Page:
In the last topic I introduced the idea of fostering next-level educational leaders, which you will see again and again is a fundamental goal of this experience. You’re going to implement an amazing project. But you’re also being invited to contemplate, discover, and design a personal leadership practice into which that work fits.
And the reality is that those of us who teach entrepreneurship can get so busy day-to-day just trying to make it all happen that we lose sight of the bigger picture, where we might be headed, or how things might best fit together for us. We’re so often pulled in so many directions that just getting through the day, week, or semester is all we can swing. Because our focus is on HOW do I get it all done?, we forget to ask WHAT should I be doing?, and WHY is it important?
But there’s a real benefit to carving out some time and space to think strategically about our roles and our work – both individually and together as a discipline.
With this in mind, I ask you to take some time to read the paper shared below. It’s written to encourage entrepreneurship educators to provide leadership on our campuses and across the academy into the 21st century. To help us think differently about the ways in which we perceive of the work we’re already doing. to make space for and decisions about the different ways in which we can be leaders on our campuses and in industry through our teaching, our educational scholarship, our research activities, and our consulting (e.g. Figures 3, 4, and 5).
Like anything I give you in this experience, this is meant as a catalyst for your thinking. It’s meant as a tool that serves you. Whether you agree with it, and what you take from it is up to you. But I ask you to engage with it and bring your thoughts into the upcoming session where you’ll be meeting the other members of your cohort.
The role of the academic will not stay the same forever and mounting evidence suggests that it might be unwise to assume such a thing even in the short term. From Wired Magazine, to The New York Times, to special issues of the very the journals to which we all contribute as part of our jobs, professors around the world are being challenged daily by the experts and the headlines: e.g. Is higher education being disrupted? Is it still relevant? Can the ivory tower reinvent itself? How are its institutions differentiated? Do professors strike the right balance between research and teaching? Will the so-called Massive Open Online Course (MOOC) replace the classroom lecture, or even the university? See Friga et al. (2003), Tapscott and Williams (2010), Christensen and Eyring (2012), Adams (2012), Soares (2013) and Friedman (2013) for a few examples taken from various academic and nonacademic contexts.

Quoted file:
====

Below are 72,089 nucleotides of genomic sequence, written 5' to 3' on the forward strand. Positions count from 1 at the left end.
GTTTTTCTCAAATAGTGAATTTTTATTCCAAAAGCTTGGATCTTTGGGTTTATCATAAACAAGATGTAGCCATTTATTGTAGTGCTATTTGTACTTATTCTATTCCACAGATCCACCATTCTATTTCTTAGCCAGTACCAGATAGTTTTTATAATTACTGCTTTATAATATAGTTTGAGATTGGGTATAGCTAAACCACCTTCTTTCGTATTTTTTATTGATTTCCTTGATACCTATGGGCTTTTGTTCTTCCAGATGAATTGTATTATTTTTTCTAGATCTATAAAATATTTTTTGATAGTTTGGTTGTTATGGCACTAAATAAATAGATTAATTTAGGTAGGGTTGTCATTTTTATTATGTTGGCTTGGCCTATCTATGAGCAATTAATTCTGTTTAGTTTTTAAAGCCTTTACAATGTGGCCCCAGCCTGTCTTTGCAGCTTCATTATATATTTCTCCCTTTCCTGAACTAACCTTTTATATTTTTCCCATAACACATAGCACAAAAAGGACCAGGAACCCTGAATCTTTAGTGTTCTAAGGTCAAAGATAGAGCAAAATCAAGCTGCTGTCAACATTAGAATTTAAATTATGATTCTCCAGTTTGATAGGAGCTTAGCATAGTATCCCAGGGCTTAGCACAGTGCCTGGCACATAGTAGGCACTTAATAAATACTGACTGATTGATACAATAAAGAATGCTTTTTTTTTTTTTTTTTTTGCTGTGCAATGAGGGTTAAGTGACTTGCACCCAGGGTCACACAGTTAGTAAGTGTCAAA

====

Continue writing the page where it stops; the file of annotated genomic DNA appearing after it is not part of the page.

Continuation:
These questions are perhaps even more pointed for leaders of university-based innovation and entrepreneurship programs because they work right at the boundary of academia and a rapidly changing global environment: e.g. How well does your program serve our local ecosystem? How is your work relevant to our economy, society, local organizations and individual entrepreneurs? Is your research also practical? What have you commercialized lately? Are your students prepared to step up as leaders of tomorrow’s innovation workforce? See Gibb (2003), Kirby (2004), Kuratko (2005), Morris et al. (2013) for a few perspectives on these and other questions.
In this chapter we advance a vision for changing the way entrepreneurship faculty members conceive of and assess the impact of the roles they play, both within academia and the ecosystems in which they work. This is done by building upon previous theoretical and conceptual research to advance a new conceptual framework for the way in which they think and go about their work as academics – it is proposed that there is an important and possibly more relevant perspective on that work than the perspective afforded by the traditional teaching-research-scholarship paradigm. Using the resulting framework, we then argue that change is needed if entrepreneurship academics are to stay relevant and continue adding value in the eyes of the entrepreneur. This is not to say that academics in the field of entrepreneurship are not already doing important work or that they are necessarily doing the wrong kinds of work. Rather, it is to suggest that change is needed in the way we look at, plan and position for others the work we are doing, and that this can have a significant effect on the type of work we end up doing, in balance, and on the nature of the impact we end up having. Finally the same framework is used to urge entrepreneurship academics to take a leadership role among their peers across academia who will continue educating our innovation workforce in neighboring disciplines, whether we work with them or not.
The work presented here is not meant to be critical of our colleagues or of the discipline of entrepreneurship. Nor is it meant to be controversial. Rather, it is intended to contribute to a conversation already taking place about ensuring the impact and effectiveness of our academic activities now that we are well into the 21st century.
And when you’re ready, click the button below to proceed to the next part of this welcome topic.